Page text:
This paper explores the connection between rational inattention and the monotone likelihood ratio property (MLRP). In many economic problems, agents prefer to take a higher action when there is a higher underlying state. It is often assumed that these agents have noisy signals that are strongly correlated with the underlying state, i.e. ordered by the MLRP. Separately, a large literature has recently explored the behavior of rationally inattentive agents. Under some common separability and smoothness assumptions on the class of attention costs, I show that agents will always acquire signals that are ordered by the MLRP within such economic problems if and only if they have attention costs proportional to entropy reduction. With any other attention costs, agents err regarding the relative benefit of actions at different states. Extending to games, I provide conditions under which players first acquire MLRP-ordered signals, and then choose higher actions given higher signals. I then apply these results to independent private-value auctions.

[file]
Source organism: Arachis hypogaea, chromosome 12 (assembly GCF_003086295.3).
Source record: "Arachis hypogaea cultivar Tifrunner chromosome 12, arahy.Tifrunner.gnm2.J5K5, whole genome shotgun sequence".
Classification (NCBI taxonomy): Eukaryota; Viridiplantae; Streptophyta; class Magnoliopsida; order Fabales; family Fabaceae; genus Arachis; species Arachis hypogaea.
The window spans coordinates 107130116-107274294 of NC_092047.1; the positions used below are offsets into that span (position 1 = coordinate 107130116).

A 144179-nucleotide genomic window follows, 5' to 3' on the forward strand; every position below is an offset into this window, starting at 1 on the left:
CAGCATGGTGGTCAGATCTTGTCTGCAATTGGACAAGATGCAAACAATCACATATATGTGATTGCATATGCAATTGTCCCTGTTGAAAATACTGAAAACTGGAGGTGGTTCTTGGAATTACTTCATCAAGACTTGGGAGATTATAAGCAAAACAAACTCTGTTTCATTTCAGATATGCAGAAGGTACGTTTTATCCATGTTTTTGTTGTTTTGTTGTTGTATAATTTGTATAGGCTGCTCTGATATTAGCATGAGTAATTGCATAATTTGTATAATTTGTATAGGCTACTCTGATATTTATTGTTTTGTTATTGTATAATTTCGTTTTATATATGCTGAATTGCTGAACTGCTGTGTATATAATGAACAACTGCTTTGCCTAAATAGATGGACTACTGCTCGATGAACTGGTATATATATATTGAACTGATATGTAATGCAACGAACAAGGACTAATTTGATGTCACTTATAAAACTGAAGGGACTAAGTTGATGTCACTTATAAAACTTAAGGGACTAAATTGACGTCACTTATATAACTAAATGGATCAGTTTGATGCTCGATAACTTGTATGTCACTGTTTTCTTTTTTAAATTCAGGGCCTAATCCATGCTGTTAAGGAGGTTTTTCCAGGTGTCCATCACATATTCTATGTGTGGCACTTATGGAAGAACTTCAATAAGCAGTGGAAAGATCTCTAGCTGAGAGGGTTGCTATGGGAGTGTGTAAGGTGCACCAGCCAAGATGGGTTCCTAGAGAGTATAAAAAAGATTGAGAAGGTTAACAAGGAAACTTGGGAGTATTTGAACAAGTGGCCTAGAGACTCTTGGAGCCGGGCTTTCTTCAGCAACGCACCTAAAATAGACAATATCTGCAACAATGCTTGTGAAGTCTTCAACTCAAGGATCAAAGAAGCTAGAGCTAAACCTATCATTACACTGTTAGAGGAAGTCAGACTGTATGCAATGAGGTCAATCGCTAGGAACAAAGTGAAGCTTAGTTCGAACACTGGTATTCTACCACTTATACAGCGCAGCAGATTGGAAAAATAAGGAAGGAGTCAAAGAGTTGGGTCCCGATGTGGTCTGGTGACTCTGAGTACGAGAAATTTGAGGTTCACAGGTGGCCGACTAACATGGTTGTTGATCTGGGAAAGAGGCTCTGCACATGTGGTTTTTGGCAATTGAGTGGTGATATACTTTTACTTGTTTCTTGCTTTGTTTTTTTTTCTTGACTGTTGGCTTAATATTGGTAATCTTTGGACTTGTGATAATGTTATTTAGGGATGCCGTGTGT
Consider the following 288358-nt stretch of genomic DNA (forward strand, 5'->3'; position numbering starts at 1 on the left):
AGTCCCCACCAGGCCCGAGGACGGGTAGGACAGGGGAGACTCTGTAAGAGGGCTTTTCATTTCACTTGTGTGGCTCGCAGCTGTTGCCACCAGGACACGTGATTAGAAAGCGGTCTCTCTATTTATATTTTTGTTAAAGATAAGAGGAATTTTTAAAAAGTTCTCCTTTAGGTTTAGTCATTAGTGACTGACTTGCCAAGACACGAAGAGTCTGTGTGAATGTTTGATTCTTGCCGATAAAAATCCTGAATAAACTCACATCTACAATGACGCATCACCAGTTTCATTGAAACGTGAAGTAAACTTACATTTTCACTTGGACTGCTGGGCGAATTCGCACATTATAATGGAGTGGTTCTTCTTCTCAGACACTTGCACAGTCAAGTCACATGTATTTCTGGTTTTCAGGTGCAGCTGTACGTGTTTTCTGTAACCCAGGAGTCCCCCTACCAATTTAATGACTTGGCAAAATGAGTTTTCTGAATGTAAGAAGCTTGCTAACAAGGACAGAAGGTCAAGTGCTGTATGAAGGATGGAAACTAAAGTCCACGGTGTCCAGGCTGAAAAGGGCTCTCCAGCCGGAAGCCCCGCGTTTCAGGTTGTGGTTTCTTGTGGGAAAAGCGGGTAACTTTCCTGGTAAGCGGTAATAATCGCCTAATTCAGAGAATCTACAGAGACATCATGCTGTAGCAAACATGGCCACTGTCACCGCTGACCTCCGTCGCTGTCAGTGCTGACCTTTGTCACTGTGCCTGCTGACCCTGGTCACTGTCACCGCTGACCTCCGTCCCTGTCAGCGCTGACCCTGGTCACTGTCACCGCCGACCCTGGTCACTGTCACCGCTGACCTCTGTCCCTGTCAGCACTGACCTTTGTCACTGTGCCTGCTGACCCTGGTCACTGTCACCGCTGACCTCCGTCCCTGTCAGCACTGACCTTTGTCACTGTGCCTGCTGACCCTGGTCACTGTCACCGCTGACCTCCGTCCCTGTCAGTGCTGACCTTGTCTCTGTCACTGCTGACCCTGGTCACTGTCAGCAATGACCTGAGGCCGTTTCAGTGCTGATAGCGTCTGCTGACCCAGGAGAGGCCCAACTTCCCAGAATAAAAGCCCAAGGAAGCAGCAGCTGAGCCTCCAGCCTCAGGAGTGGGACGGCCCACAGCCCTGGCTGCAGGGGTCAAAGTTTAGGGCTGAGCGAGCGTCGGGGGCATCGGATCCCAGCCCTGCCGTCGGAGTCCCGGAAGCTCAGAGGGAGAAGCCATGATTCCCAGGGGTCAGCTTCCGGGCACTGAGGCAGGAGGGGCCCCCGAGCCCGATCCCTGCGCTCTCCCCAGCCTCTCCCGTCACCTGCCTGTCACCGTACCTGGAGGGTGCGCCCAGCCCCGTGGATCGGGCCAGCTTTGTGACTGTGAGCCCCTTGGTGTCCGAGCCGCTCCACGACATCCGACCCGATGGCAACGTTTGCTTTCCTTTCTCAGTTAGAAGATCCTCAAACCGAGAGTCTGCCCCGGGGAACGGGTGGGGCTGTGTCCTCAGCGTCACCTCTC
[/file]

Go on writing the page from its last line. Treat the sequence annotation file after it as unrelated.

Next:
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© 2021 Elsevier Inc.
- Increasing differences
- Information acquisition
- Monotone likelihood ratio property
- Rational inattention